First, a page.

Harold Meyerson

Harold Meyerson is the editor-at-large at The American Prospect and a columnist for The Washington Post. His email is hmeyerson@prospect.org

Recent Articles

New Deal

Things are going unusually well for the Democrats right now, in large part because they've found their voice again. Whether that voice ultimately is John Kerry's (and a bit circumlocutory) or John Edwards's (and trial-lawyer smooth), the message that they and their fellow Democrats have been delivering on the campaign trail sounds more classic Democratic themes than the party has heard in a long time. In Campaign 2004 the Democratic Party has returned to issues of poverty and class, issues that the party's presidential candidates have not run on in decades. By the late '80s, as political strategist Stan Greenberg and The Post's Thomas B. Edsall documented in a pair of influential books, many white working-class voters had come to view the Democrats' anti-poverty programs as thinly disguised efforts to help African Americans at their expense. Millions of these voters crossed over and became Reagan Democrats. As a consequence, no Democratic presidential candidate since Walter Mondale in...

Free Speech

Though it's not listed on the agenda as such, on Feb. 18 the Federal Election Commission plans to rule on the suspension of the First Amendment's guarantee of freedom of speech. Not all speech, of course, just effective political speech. On that day, the FEC will take up an advisory opinion from its general counsel, Lawrence Norton, which argues that any communication that "promotes, supports, attacks or opposes" any candidate for federal office must be paid for by "hard money" -- that is, by small-dollar donations. The effect of this opinion, should the commission accept it, will be twofold. First, it will confer a huge advantage on the Republicans in this year's presidential and congressional elections. Second, it will make it all but impossible for advocacy groups that have never participated in electoral activity, and are not even legally structured to do so, to praise or condemn the positions of public officeholders. Norton issued his opinion, subjecting advocacy groups to the...

Crony Capitalist

ST. LOUIS, Mo. -- John Kerry and John Edwards will be duking it out for a little while yet, which means there will be populist rhetoric aplenty on the campaign trail. "At the heart of this campaign," Kerry said at his Seattle victory rally on Tuesday night, "is a commitment to fairness for all, not privilege for the few." Speaking earlier that evening in South Carolina, Edwards decried, as he always does, the division of the nation into "two Americas," one that receives tax breaks and has access to doctors, the other that sees its wages stagnating and has to wait in emergency rooms to get medical care. For some, this means that Democrats are again hearing ancestral voices prophesying class war. Joe Lieberman spoke for the populist-phobes when, campaigning last Sunday, he voiced his fear that "some of the other candidates . . . are drifting toward outdated class-warfare arguments." It was Lieberman, of course, whose arguments Democratic voters judged to be outdated or worse, but the...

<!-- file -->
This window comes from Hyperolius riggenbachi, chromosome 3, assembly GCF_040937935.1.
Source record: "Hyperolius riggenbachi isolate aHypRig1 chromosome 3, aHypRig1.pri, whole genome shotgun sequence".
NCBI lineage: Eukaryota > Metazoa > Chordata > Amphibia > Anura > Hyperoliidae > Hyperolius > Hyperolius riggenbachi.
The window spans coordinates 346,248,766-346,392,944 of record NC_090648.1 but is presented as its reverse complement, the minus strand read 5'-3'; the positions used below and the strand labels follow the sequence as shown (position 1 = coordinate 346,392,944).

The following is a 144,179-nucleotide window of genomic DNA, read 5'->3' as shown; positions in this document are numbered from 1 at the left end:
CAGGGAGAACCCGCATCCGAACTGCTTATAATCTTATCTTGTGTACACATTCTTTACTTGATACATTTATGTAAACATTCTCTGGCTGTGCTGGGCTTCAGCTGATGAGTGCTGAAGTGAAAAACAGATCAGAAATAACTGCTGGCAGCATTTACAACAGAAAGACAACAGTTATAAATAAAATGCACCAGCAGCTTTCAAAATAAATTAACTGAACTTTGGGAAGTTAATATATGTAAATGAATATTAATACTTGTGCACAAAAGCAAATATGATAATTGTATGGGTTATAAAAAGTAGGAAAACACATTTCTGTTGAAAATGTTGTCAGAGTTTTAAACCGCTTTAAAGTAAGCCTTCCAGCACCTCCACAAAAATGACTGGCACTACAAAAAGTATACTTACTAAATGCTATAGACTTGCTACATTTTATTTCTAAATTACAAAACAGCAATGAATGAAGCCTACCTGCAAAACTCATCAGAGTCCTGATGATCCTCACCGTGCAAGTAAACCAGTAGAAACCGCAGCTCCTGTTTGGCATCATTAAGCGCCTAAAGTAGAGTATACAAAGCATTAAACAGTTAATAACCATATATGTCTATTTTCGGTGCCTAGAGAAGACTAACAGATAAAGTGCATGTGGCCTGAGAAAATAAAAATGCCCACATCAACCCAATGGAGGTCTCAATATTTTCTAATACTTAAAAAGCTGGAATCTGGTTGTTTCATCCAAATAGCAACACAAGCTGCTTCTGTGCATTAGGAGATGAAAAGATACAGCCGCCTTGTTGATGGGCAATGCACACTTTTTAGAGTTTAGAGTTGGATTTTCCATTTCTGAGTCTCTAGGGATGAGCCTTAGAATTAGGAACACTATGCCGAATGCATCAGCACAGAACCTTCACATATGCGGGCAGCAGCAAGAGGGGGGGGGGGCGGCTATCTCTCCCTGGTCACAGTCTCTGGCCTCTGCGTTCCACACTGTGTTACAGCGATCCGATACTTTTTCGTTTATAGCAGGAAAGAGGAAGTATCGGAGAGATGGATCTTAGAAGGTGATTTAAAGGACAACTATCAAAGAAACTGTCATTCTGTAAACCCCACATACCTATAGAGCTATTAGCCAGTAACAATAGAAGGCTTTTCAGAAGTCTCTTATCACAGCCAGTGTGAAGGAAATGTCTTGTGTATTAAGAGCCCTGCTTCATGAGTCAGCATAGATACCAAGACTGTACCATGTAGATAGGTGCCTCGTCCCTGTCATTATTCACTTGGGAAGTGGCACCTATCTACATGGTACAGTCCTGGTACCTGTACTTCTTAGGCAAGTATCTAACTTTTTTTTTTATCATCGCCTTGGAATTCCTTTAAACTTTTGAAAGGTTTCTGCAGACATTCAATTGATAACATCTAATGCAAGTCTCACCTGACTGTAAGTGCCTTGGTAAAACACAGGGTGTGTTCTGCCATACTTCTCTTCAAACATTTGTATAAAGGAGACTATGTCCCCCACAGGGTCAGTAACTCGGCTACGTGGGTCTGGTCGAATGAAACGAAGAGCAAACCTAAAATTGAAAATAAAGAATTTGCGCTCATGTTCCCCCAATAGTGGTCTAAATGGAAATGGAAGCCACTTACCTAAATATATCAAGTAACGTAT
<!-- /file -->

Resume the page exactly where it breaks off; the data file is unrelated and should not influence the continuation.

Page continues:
Riled Up

ST. LOUIS -- I've been channel surfing out here and haven't seen a political ad yet. It's not just my myopia, according to Sunday's St. Louis Post-Dispatch . The fact is that this state tilts so heavily toward John Kerry that nobody's buying much airtime in Missouri. According to the Post-Dispatch , the Kerry and John Edwards campaigns have each dropped a paltry $40,000 on St. Louis TV stations -- an amount that Saint Louis University political scientist Ken Warren termed "incredible peanuts." Indeed, both Kerry and Edwards have been outspent in the St. Louis media market by Lyndon LaRouche, who paid $51,000 for a half-hour spot on the local CBS affiliate. The Post-Dispatch reports that the LaRouche extravaganza had higher ratings than Seinfeld and The Simpsons on rival stations, which suggests that people here really are as bored as they look. The Kerry campaign says it will spend about $120,000 for Missouri media; the Edwards campaign is in for $80,000. Wesley Clark's campaign says...

Kerry Country

ST. LOUIS -- I've been channel surfing out here and haven't seen a political ad yet. It's not just my myopia, according to Sunday's St. Louis Post-Dispatch . The fact is that this state tilts so heavily toward John Kerry that nobody's buying much airtime in Missouri. According to the Post-Dispatch , the Kerry and John Edwards campaigns have each dropped a paltry $40,000 on St. Louis TV stations -- an amount that Saint Louis University political scientist Ken Warren termed "incredible peanuts." Indeed, both Kerry and Edwards have been outspent in the St. Louis media market by Lyndon LaRouche, who paid $51,000 for a half-hour spot on the local CBS affiliate. The Post-Dispatch reports that the LaRouche extravaganza had higher ratings than Seinfeld and The Simpsons on rival stations, which suggests that people here really are as bored as they look. The Kerry campaign says it will spend about $120,000 for Missouri media; the Edwards campaign is in for $80,000. Wesley Clark's campaign says...

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